At this point you can process the mustard or do like I did and carry on with life for a day or two.  Or in my case, three weeks.  It’s all good.  When you are ready, grab your additions, more vinegar, maybe some wine, and a food processor.  Let the Mustard Mayhem begin!  1013363_10152128749128116_2117184311_n

SOME VARIATIONS

Each recipe below starts with 2 cups of soaked mustard seed.  That’s enough to keep normal people in mustard for quite  while.

Green Peppercorn: The One That Started it All

2 cups mustard seeds that have absorbed as much vinegar as possible.
1/2 c. soaked green peppercorns
1/2 c. white wine*

*I had some boxed chardonnay that needed to be used (no one seemed to want to drink it).  If you don’t have wine, use more vinegar.

Place the mustard and peppercorns in the bowl of a food processor.  Process.  Pour the wine through the feed tube and continue processing until it is the consistency you like.  I process mine for about 3 minutes.  That’s it!  Mustard!  Delicious, earthy, pungent, peppery mustard.  Add more peppercorns or fewer.  Whatever.  These proportions suit us nicely.

Red Pepper Mustard

2 cups mustard seeds that have absorbed as much vinegar as possible.
3 dried red peppers
1/2 c. White wine
1 Tbsp Turmeric^
1 tsp sea salt

Soak 3 dried red peppers in boiling water for 5 minutes.  Coarsely chop.  Add these, along with the mustard seed, turmeric and salt, to the bowl of a food processor.  Process.  Pour the wine through the feed tube and continue processing until it is the consistency you like.  I process mine for about 3 minutes.

^ Turmeric is the spice that gives good old French’s mustard that insane yellow color.  It is also good for you.  And it can be a bit bitter.  The salt balances the bitterness.

Rosemary Thyme Mustard

2 cups mustard seeds that have absorbed as much vinegar as possible.
2 Tbsp fresh rosemary, coarsely chopped
1 tsp ground thyme (or 2 Tbsp fresh, coarsely chopped)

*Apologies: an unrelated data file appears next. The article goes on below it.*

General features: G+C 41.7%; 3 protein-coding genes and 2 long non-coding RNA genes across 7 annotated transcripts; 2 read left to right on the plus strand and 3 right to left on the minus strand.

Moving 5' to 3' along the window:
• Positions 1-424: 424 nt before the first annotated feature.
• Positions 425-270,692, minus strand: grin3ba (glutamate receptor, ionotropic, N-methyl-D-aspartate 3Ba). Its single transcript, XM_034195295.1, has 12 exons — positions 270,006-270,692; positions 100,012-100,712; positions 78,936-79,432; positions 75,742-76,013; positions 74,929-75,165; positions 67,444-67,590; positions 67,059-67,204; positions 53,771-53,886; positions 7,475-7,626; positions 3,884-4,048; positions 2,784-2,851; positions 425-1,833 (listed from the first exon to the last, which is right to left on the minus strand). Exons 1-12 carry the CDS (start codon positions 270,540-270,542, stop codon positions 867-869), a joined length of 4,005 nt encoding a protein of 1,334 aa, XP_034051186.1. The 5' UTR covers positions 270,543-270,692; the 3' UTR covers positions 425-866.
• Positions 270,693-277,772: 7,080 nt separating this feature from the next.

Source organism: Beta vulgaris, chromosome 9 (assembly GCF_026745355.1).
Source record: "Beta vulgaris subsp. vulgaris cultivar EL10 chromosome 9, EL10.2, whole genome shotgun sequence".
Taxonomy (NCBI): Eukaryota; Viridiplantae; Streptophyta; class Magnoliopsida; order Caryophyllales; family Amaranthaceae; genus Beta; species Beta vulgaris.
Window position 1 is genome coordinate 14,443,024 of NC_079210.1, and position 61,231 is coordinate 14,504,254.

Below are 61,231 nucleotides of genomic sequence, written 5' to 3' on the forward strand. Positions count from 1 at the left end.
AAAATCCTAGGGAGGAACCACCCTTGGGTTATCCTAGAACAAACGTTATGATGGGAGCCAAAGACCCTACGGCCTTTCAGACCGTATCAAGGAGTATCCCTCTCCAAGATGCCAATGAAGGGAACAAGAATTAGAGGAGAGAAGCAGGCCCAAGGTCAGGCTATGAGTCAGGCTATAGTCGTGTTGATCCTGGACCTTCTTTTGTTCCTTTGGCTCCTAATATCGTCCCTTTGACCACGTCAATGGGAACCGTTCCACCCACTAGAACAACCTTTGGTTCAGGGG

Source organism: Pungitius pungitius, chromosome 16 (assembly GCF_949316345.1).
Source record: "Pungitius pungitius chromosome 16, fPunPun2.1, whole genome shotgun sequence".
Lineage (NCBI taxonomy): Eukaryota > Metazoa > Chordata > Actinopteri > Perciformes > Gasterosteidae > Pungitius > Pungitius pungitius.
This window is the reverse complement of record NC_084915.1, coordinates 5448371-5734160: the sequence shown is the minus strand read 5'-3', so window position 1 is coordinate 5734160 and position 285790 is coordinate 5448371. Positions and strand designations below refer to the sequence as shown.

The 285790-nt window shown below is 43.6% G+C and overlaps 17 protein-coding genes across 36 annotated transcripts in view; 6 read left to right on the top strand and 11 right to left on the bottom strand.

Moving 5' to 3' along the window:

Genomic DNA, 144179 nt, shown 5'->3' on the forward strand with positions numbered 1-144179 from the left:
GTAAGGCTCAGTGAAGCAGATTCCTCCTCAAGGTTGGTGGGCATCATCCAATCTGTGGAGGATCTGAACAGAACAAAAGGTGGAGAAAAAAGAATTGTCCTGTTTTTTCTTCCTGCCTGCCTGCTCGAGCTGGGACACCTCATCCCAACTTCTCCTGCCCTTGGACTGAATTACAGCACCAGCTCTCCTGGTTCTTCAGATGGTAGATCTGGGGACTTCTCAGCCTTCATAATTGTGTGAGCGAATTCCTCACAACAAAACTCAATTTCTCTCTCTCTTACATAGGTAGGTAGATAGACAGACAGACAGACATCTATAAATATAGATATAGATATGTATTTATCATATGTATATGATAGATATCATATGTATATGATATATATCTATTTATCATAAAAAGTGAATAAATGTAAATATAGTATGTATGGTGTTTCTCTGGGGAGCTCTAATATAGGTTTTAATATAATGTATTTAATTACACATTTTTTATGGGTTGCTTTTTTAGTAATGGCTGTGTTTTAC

1 c. white wine

You get the idea.  I used more wine in this one because I just wanted it to be a little thinner.  Sometime you just want to go crazy.

And Finally…

Black Gold

Look, I had to call it something.  It has more stuff in it than the others, so it needed it’s own name.  While it is sometimes fun to give recipes names like this,  it is after all, only mustard.  Still, I really like this stuff.

2 cups mustard
1/2 cup black sesame seeds
1/2 cup dried red shiso leaves, ground
3 ounces pickled sushi ginger
2 Tbsp ginger paste
1 tsp salt
1/2 cup umeboshi vinegar
2 cups apple cider vinegar

This is the kind of thing you can do when you make your own mustard.  It gives you something to do with the shiso that grew very well last year, as well as the open jar of pickled sushi ginger that you used once last year and would love to get out of the refrigerator.  Not to mention the half-quart of apple cider that no one drank last fall so you cultured it with some umeboshi vinegar, with this very day in mind.

CAN IT

Well of course, 5 pounds of mustard seed is a bit overboard.  But as I said, it is for gifts, and for long-term use.  And that means putting it in glass jars and sitting it on the shelf until I need it.

That is also quite simple.  Gently heat the mustard at a simmer, stirring often so it doesn’t burn.  Sterilize your jars.  My canner holds 14 half-pints or 10 pints.  A double batch of any of the recipes above will make enough to fill a canner with 1/2 pint jars.  It just so happens that 5 pounds will make about 10 batches of these recipes.  Woo hoo!

Fill the hot, sterilized jars, leaving 1/2 inch headspace.  Process in a water bath for 10 minutes.  Done.  Mustard for gifts, or to last you one very active grilling season.